Inside: Teaching kids responsibility involves empathy and logical consequences, so here are several emphatic statements and what to do when you can’t think of a logical consequence
My son had a bad habit of leaving his scooter out, despite our best efforts to remind him.
I was in a hurry one morning and bumped into said scooter while backing out of the garage.
I started to get out and move it out of the way, but I decided to let my son learn from his mistake instead.
The next time he went to ride it, he noticed the frame was bent and the wheel didn’t move as freely.
“Oh, man,” I said. “You left your scooter in the way of my car so I guess I hit it when I went to the store. What would you like to do about that?”
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Affordable vs. Unaffordable Mistakes
As much as we may want our kids to be perfect, the truth is they will make mistakes.
And as much as we may want to correct those mistakes before they turn into big problems, kids who are allowed to learn from small mistakes early on are less likely to make tragic mistakes later on.
So what are some affordable mistakes your kids need to make?
Here is a list to get you thinking.
Decide whether each mistake is affordable or unaffordable; i.e. which mistakes you’d be fine with your children learning from and which ones you’d rather they never make.
- Forgetting their lunch for school
- Refusing to eat dinner
- Chatting with strangers online
- Wasting their allowance
- Wasting their entire bank account
- “Forgetting” to do their homework
- Eating too much candy and feeling sick
- Drinking too much alcohol and driving drunk
- Leaving their room a mess
- Making a mess at a friend’s house
- Leaving their bike out so it gets run over by a car
- Leaving their car unlocked so it gets stolen
The affordable and unaffordable mistakes you’re willing to let your children make will be different for everyone, but the point is that children who are allowed to learn from their mistakes when they’re young will surely save themselves from tragic mistakes in the future.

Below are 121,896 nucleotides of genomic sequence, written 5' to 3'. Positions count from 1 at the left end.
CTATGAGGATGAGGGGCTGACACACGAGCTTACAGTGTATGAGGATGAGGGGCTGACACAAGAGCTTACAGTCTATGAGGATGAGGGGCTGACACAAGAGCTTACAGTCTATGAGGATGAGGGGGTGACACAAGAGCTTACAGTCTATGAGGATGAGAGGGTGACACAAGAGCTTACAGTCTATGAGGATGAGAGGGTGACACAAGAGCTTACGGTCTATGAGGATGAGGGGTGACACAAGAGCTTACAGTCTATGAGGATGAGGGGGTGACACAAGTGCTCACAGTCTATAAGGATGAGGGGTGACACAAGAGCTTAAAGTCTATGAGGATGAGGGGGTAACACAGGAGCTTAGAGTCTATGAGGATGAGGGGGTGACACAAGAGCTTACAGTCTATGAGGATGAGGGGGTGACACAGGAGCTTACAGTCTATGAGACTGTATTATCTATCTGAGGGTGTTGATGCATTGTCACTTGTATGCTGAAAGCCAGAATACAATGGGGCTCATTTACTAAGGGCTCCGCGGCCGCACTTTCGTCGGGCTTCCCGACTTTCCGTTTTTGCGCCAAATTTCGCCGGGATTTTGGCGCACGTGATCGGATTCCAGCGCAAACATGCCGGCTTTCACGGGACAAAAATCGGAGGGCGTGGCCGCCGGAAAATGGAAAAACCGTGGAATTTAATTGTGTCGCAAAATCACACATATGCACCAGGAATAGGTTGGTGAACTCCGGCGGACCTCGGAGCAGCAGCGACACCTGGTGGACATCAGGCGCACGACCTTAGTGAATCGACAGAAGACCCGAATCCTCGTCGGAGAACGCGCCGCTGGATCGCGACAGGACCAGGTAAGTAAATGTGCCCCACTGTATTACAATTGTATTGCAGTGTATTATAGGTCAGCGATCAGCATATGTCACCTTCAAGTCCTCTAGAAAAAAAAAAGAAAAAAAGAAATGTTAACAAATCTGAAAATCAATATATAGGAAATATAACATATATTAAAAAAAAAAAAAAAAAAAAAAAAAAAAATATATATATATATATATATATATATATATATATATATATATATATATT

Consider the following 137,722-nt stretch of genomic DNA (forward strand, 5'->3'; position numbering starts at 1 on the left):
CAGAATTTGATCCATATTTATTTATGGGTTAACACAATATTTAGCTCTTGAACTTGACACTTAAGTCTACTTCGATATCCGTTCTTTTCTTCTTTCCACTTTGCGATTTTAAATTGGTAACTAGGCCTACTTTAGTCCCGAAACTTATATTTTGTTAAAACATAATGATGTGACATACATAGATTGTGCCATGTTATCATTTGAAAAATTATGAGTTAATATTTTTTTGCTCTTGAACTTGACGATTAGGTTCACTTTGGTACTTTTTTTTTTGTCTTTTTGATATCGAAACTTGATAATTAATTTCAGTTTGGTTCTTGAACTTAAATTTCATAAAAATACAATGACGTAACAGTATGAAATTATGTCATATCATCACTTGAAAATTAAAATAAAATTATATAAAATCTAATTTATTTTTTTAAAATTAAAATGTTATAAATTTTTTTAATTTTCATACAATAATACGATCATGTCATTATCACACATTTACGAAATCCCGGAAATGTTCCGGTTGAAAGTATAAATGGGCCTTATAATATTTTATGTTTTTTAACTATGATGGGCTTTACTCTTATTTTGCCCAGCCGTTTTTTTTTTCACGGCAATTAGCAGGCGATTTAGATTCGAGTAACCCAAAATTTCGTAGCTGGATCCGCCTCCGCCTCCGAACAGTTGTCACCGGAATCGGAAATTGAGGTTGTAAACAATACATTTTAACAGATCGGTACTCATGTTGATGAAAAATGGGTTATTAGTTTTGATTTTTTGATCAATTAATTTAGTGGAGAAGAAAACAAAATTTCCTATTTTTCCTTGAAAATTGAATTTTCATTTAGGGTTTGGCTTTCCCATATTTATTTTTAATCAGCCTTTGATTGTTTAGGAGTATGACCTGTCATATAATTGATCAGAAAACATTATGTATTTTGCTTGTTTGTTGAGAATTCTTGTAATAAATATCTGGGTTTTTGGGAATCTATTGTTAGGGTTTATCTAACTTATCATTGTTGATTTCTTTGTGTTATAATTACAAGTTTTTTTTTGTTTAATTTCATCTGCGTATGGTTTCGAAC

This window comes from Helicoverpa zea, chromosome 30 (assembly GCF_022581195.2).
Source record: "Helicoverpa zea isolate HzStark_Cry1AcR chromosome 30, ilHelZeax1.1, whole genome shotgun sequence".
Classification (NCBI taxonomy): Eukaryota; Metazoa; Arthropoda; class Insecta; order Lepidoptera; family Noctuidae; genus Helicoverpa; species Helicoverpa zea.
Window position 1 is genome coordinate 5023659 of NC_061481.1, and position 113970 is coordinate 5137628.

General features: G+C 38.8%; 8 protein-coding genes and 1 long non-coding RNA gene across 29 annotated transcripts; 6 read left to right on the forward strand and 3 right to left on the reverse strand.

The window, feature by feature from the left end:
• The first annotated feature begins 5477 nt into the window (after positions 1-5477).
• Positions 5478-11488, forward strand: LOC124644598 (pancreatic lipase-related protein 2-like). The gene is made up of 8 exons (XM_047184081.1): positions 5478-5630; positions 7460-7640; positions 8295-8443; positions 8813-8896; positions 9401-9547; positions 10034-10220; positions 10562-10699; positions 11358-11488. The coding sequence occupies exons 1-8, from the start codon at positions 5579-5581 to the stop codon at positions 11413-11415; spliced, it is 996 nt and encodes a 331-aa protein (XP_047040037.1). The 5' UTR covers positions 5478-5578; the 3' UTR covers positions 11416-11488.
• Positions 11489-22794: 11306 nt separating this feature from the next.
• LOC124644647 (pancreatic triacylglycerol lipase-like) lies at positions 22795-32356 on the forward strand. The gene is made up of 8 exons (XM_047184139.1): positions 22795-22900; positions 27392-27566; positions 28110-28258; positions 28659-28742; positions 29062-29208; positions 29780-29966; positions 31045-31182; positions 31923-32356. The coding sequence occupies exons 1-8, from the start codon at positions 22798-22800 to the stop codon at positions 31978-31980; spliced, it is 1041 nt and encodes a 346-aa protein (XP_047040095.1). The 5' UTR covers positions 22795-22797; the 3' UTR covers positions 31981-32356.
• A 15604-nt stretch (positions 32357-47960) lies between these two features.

So how do we help our kids learn from their mistakes?
The key is empathy.
The Power of Empathy
The truth is, your relationship is with your child is so important when it comes to discipline and giving consequences.
You wouldn’t belittle and get angry with someone who you really respect when they made a mistake, would you?
Can you imagine marching into your boss’ office, wagging your finger, and calling them names for making a mistake on a spreadsheet?
But that’s exactly how we react to our children sometimes when they make mistakes.
The most effective parents understand the importance of displaying love and understanding before holding their children accountable for their actions.
So how do we do that?
Just like the one-liner that neutralizes arguing, the emphatic statement conveys our love to our children before we deliver the consequence.
To be effective, it must be said before laying out the consequence.
Here are some examples for you to start implementing:
- This is so sad.
- What a bummer.
- How sad.
- Oh man.
- This stinks.
- Oh, that’s never good.
Pick a statement you can say genuinely and without anger or sarcasm and practice it for several days until it becomes natural.
Empathy allows your child’s poor decision to remain the bad guy while allowing you to remain the good guy. This way, we can discipline our children without losing their love.
Soon your empathy statement will become a trigger for a listening mind because they know what follows is a consequence for their behavior. Say your statement with a grin and a whisper.
Empathy also allows your child to develop a voice in their head that asks. “I wonder how my next choice will affect me?”
Here are a few examples of those empathetic statements in action:
- This is so sad. You left your bike in the middle of the driveway and I ran over it with the van. You can either try to fix it or you’ll need to come up with the money for a new one.